Now showing 1 - 4 of 4
  • Publication
    Does the Estimation of the Propensity Score by Machine Learning Improve Matching Estimation? The Case of Germany's Programmes for Long Term Unemployed
    (North-Holland, 2020-08) ; ;
    Moczall, Andreas
    Wolff, Joachim
    Matching-type estimators using the propensity score are the major workhorse in active labour market policy evaluation. This work investigates if machine learning algorithms for estimating the propensity score lead to more credible estimation of average treatment effects on the treated using a radius matching framework. Considering two popular methods, the results are ambiguous: We find that using LASSO based logit models to estimate the propensity score delivers more credible results than conventional methods in small and medium sized high dimensional datasets. However, the usage of Random Forests to estimate the propensity score may lead to a deterioration of the performance in situations with a low treatment share. The application reveals a positive effect of the training programme on days in employment for long-term unemployed. While the choice of the “first stage” is highly relevant for settings with low number of observations and few treated, machine learning and conventional estimation becomes more similar in larger samples and higher treatment shares.
    Scopus© Citations 7
  • Publication
    Let's meet as usual: Do games played on non-frequent days differ? Evidence from top European soccer leagues
    Balancing the allocation of games in sports competitions is an important organizational task that can have serious financial consequences. In this paper, we examine data from 9,930 soccer games played in the top German, Spanish, French, and English soccer leagues between 2007/2008 and 2016/2017. Using a machine learning technique for variable selection and applying a semi-parametric analysis of radius matching on the propensity score, we find that all four leagues have a lower attendance as the share of stadium capacity in games that take place on non-frequently played days compared to the frequently played days. In addition, we find that in all leagues except for the English Premier League, there is a significantly lower home advantage for the underdog teams on non-frequent days. Our findings suggest that the current schedule favors underdog teams with fewer home games on non-frequent days. Therefore, to increase the fairness of the competitions, it is necessary to adjust the allocation of the home games on non-frequent days in a way that eliminates any advantage driven by the schedule. These findings have implications for the stakeholders of the leagues, as well as for coaches and players.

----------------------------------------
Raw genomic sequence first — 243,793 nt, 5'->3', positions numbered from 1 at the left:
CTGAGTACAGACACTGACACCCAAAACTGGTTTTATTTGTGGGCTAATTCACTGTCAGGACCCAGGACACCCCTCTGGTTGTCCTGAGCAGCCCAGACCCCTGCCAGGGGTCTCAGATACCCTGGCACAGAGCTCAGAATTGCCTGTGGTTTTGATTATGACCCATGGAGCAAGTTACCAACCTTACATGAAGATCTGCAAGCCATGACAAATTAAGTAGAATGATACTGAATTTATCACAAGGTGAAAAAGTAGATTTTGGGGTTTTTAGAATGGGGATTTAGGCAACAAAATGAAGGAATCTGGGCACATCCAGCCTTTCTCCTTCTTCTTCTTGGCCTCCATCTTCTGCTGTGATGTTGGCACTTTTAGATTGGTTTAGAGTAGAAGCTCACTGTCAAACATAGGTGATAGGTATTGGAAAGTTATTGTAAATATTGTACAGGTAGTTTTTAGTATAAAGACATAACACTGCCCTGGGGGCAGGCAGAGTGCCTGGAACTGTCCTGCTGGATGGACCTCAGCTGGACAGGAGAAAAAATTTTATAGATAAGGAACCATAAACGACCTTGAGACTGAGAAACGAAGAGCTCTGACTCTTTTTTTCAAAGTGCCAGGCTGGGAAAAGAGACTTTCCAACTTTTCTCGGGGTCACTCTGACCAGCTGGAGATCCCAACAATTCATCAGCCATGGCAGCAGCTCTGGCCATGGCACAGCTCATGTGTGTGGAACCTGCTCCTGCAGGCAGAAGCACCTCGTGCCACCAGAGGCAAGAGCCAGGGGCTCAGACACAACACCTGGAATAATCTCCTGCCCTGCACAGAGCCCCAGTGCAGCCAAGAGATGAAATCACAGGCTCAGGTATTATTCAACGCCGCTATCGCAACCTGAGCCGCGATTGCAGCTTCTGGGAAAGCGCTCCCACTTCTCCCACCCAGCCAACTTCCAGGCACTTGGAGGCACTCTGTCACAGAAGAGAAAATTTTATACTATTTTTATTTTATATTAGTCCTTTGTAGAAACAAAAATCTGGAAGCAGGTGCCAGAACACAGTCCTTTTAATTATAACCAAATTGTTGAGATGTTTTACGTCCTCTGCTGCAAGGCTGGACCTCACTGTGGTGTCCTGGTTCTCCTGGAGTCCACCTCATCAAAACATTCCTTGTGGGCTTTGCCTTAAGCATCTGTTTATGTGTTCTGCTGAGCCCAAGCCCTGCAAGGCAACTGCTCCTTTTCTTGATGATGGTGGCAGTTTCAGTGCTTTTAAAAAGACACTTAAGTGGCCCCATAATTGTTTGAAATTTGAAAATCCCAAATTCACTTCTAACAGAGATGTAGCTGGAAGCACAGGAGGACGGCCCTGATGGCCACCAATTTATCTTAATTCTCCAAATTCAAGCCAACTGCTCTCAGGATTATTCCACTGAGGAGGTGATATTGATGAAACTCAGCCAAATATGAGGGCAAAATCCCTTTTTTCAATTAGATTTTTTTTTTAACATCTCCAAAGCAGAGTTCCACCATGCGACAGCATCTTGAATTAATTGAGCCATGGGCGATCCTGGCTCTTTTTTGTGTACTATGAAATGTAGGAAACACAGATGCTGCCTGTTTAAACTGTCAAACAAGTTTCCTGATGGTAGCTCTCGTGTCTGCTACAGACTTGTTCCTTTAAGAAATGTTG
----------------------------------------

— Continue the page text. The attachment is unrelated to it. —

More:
• Publication
    Predicting Match Outcomes in Football by an Ordered Forest Estimator
    Predicting the outcome of football (i.e. soccer) games based on past information is a non-standard predictive task because of the nature of the game outcome, as well as because of the importance of uncertainty (luck and unobservables). The game outcome consists of the scores of the two teams that are usually either collapsed into a goal-difference or further aggregated to reflect whether the game ended as a win for the home or away team, or as a draw. From a statistical perspective, such outcomes have bounded support and, thus, standard linear modelling can be expected to perform poorly. The large amount of uncertainty in the game outcomes due to just luck or due to game- or team-specific unobservables (e.g. hidden injuries of players, etc.) makes it imperative to use prediction methods that fully exploit the potential of the available information, as well as to uncover the uncertainty of a match outcome. The latter is also relevant when interest is not only in single games but also in a league table at the end of the season. Obviously, such league tables should capture the uncertainty for the single games accumulated over a season to be useful guides on what to expect. Recently, machine learning methods have shown their power in all sorts of prediction problems, in particular in situations where the relation of the variables capturing the information used to predict with the target of the prediction, i.e. here the outcome of the game, is non-linear. However, so far there has been only little development in gearing these methods explicitly towards the estimation of the probabilities of ordered outcomes, such as score differences and points, or just wins, draws, and losses. Lechner and Okasa (2019) propose adapting classical random forest estimation, which is known to have excellent predictive performance (e.g. Biau and Scornet (2016), Fernández-Delgado et al. (2014)) to the problem of predicting probabilities of ordered categorical outcomes, such as the win-draw-loss problem of a football game. In this chapter, we use their approach to predict game outcomes of the German Bundesliga 1 (BL1) based on more than ten years' data on game outcomes as well as extensive information about teams, their players, and their environment. These predictions are then used to obtain the final season rankings in a way that reflects and shows the magnitude of the inherent uncertainty of football games.
  • Publication